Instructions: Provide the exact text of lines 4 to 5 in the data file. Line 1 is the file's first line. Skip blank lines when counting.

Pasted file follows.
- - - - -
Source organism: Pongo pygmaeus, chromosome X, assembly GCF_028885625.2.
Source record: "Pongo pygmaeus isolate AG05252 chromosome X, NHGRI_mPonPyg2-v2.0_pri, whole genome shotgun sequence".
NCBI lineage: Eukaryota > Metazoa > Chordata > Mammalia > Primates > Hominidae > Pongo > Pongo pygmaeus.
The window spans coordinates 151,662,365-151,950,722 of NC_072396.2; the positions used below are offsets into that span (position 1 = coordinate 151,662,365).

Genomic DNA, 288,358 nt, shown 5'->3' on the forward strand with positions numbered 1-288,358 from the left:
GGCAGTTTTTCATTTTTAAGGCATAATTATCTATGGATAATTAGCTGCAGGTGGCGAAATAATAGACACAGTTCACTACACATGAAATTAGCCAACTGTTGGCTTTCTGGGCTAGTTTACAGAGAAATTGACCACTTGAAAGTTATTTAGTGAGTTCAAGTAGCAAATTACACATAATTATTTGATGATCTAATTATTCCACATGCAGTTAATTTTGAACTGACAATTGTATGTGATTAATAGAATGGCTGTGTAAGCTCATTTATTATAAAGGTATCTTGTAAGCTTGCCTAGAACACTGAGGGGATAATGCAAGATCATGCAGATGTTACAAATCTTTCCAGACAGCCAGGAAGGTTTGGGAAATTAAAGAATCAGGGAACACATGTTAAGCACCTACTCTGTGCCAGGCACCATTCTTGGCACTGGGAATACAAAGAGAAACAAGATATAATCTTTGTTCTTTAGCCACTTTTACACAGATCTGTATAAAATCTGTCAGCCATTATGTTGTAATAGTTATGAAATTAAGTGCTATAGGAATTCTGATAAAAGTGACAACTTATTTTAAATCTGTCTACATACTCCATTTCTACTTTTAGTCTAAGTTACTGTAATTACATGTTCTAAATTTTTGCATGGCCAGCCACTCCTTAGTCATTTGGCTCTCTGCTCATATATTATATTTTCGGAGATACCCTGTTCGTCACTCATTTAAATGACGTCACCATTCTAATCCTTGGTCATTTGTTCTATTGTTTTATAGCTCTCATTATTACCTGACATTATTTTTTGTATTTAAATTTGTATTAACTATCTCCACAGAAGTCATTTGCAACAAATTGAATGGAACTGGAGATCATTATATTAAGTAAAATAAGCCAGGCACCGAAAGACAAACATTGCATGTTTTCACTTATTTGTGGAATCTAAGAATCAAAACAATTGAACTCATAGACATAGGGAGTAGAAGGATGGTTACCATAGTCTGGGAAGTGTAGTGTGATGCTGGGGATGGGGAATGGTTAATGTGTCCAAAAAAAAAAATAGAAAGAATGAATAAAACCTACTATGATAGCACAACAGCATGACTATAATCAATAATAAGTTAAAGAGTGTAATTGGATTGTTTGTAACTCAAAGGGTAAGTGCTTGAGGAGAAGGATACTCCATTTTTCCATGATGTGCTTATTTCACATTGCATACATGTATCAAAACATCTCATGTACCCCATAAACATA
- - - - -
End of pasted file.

The window spans coordinates 151,662,365-151,950,722 of NC_072396.2; the positions used below are offsets into that span (position 1 = coordinate 151,662,365).

Genomic DNA, 288,358 nt, shown 5'->3' on the forward strand with positions numbered 1-288,358 from the left: